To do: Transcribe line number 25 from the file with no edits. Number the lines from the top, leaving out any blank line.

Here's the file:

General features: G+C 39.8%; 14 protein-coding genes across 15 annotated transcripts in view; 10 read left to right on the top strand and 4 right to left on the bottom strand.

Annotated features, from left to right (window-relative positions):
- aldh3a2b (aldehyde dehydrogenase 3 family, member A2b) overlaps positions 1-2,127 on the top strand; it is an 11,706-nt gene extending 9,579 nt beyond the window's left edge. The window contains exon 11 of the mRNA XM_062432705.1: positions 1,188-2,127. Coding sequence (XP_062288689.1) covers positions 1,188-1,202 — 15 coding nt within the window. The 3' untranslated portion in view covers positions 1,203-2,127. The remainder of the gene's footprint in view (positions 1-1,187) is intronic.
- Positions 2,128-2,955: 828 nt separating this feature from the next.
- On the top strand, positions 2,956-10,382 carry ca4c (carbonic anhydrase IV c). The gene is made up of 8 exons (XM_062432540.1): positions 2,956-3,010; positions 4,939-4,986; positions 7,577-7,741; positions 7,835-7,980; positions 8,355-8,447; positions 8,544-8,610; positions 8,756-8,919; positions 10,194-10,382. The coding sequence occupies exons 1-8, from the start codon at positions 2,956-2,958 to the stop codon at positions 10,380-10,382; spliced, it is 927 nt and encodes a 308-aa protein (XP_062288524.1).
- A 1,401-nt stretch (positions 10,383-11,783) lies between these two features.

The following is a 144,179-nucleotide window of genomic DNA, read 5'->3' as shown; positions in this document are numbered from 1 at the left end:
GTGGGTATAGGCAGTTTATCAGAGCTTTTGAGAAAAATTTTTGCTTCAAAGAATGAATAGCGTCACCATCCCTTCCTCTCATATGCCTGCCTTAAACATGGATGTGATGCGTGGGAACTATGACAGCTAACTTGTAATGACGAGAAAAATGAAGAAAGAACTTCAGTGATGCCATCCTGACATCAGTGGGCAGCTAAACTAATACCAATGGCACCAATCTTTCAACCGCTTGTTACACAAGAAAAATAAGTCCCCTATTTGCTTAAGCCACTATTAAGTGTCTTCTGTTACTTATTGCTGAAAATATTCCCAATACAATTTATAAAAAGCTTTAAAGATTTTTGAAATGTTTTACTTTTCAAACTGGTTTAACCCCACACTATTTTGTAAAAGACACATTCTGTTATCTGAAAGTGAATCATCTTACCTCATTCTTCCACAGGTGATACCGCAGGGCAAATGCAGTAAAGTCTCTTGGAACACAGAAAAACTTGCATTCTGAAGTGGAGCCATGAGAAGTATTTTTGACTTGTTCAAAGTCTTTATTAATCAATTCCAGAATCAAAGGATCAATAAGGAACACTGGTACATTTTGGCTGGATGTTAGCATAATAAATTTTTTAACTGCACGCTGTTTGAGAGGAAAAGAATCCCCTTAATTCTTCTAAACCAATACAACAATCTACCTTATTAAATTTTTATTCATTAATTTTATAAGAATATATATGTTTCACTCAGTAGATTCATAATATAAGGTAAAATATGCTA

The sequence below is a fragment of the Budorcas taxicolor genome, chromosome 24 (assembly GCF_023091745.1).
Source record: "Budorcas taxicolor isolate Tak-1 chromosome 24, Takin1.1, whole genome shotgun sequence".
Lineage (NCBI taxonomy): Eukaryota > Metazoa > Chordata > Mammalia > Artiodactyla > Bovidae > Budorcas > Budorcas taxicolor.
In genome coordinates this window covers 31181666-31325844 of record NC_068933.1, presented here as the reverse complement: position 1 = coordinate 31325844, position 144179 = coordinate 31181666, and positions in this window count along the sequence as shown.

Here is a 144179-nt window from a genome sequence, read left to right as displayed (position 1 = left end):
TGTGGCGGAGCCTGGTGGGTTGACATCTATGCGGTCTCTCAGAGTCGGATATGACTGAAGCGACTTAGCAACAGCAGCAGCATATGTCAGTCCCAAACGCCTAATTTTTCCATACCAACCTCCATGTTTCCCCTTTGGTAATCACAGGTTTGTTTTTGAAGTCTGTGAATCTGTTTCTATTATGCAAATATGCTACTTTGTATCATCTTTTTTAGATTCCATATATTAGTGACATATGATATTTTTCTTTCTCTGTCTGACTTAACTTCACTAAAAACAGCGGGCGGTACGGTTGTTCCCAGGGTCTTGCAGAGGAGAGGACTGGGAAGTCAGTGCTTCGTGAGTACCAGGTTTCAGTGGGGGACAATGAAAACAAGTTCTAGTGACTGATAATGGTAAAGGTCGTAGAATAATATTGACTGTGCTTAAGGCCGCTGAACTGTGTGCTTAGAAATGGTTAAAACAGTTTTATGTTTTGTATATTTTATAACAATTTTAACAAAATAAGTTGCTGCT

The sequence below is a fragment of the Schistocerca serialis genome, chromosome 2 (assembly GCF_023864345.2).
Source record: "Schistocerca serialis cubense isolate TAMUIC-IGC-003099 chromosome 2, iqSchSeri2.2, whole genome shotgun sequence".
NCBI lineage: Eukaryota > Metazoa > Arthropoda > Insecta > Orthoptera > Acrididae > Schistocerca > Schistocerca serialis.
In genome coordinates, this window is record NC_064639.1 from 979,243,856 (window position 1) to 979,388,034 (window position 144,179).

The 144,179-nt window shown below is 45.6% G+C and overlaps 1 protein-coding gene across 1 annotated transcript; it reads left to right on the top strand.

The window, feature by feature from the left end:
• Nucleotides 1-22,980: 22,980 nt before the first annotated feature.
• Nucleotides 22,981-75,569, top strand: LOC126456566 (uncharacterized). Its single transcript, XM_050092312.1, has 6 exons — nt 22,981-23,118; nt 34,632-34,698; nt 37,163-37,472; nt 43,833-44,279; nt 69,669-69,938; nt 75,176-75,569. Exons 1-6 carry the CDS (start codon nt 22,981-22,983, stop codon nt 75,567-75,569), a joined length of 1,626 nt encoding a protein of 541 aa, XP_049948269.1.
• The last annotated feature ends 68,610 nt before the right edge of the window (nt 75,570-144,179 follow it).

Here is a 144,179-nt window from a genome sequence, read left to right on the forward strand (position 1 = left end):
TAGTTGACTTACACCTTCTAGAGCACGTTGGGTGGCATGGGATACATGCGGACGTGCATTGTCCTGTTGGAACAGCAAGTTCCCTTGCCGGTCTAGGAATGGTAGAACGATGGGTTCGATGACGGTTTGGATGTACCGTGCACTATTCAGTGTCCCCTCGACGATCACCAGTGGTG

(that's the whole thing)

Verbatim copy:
TAGTTGACTTACACCTTCTAGAGCACGTTGGGTGGCATGGGATACATGCGGACGTGCATTGTCCTGTTGGAACAGCAAGTTCCCTTGCCGGTCTAGGAATGGTAGAACGATGGGTTCGATGACGGTTTGGATGTACCGTGCACTATTCAGTGTCCCCTCGACGATCACCAGTGGTG